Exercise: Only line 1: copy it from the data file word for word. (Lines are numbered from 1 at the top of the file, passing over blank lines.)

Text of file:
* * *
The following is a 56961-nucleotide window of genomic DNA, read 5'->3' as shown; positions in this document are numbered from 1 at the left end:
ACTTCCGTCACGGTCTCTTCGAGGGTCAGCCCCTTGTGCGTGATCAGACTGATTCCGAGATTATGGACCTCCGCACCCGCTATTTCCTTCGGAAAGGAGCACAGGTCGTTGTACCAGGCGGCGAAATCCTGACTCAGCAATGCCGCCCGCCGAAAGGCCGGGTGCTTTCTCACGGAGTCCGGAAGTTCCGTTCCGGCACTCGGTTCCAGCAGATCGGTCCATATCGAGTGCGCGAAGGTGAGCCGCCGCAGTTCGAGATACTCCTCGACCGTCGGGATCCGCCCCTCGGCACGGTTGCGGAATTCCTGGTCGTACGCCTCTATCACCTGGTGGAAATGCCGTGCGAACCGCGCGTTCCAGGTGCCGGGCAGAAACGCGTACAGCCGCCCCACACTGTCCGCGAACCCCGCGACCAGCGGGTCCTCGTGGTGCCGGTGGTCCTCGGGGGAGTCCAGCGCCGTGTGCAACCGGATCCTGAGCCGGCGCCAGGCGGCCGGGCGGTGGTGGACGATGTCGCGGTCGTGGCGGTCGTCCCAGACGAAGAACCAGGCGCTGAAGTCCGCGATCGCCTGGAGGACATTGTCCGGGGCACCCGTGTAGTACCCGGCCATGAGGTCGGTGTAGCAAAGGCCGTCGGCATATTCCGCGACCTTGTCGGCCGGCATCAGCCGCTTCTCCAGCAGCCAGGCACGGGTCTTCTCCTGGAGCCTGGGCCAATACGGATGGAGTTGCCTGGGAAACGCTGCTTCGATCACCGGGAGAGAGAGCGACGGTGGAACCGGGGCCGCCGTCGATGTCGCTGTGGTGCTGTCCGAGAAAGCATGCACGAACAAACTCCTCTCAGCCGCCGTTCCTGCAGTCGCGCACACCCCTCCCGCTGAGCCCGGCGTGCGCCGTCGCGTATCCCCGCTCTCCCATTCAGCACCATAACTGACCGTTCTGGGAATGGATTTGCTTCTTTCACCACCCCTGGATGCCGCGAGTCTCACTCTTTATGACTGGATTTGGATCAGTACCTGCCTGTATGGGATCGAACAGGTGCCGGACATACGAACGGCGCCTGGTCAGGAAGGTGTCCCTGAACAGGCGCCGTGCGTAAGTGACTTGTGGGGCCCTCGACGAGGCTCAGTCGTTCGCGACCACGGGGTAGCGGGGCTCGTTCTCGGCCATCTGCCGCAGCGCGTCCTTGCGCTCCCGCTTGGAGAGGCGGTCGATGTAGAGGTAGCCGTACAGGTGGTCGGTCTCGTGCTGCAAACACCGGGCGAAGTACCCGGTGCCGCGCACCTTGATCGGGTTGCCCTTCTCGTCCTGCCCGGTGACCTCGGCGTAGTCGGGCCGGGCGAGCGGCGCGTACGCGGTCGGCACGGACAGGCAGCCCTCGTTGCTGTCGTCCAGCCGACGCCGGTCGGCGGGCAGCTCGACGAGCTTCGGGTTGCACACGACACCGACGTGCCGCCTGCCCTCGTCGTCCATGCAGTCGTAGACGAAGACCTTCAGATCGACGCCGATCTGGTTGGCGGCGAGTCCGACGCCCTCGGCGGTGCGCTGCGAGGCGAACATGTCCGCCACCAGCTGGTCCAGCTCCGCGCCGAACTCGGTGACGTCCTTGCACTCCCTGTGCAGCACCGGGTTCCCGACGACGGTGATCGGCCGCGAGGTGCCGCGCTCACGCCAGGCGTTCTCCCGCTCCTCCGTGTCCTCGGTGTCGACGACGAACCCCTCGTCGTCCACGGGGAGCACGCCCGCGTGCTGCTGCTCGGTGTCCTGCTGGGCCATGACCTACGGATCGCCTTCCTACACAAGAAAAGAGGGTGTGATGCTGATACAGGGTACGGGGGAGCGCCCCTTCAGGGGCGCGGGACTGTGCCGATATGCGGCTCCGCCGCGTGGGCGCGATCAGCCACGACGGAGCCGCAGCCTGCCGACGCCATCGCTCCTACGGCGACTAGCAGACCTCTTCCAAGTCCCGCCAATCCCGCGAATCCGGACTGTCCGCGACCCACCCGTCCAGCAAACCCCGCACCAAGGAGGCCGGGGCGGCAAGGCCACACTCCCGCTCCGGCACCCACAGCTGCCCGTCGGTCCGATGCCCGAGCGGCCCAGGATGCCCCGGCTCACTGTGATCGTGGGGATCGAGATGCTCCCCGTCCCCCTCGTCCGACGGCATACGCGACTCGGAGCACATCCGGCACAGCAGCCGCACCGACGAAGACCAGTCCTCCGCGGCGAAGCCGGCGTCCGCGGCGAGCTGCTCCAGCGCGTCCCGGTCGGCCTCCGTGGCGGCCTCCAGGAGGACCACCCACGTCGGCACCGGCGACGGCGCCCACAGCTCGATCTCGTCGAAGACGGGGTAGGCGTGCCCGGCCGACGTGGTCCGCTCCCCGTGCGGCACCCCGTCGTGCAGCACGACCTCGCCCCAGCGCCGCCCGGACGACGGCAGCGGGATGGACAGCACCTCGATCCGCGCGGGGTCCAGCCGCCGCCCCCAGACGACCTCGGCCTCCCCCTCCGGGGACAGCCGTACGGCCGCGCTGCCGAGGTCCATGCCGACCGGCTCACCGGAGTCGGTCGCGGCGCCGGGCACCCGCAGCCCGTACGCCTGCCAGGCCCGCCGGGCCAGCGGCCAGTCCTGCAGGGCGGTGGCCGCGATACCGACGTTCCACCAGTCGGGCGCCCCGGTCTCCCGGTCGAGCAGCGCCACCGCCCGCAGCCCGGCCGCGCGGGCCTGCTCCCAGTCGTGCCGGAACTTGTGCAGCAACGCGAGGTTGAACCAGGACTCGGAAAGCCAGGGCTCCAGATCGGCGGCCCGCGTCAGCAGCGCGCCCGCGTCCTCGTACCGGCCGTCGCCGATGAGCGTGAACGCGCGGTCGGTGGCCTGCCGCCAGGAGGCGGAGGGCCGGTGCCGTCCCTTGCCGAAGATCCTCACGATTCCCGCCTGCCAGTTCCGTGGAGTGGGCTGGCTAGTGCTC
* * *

The following is a 56961-nucleotide window of genomic DNA, read 5'->3' as shown; positions in this document are numbered from 1 at the left end: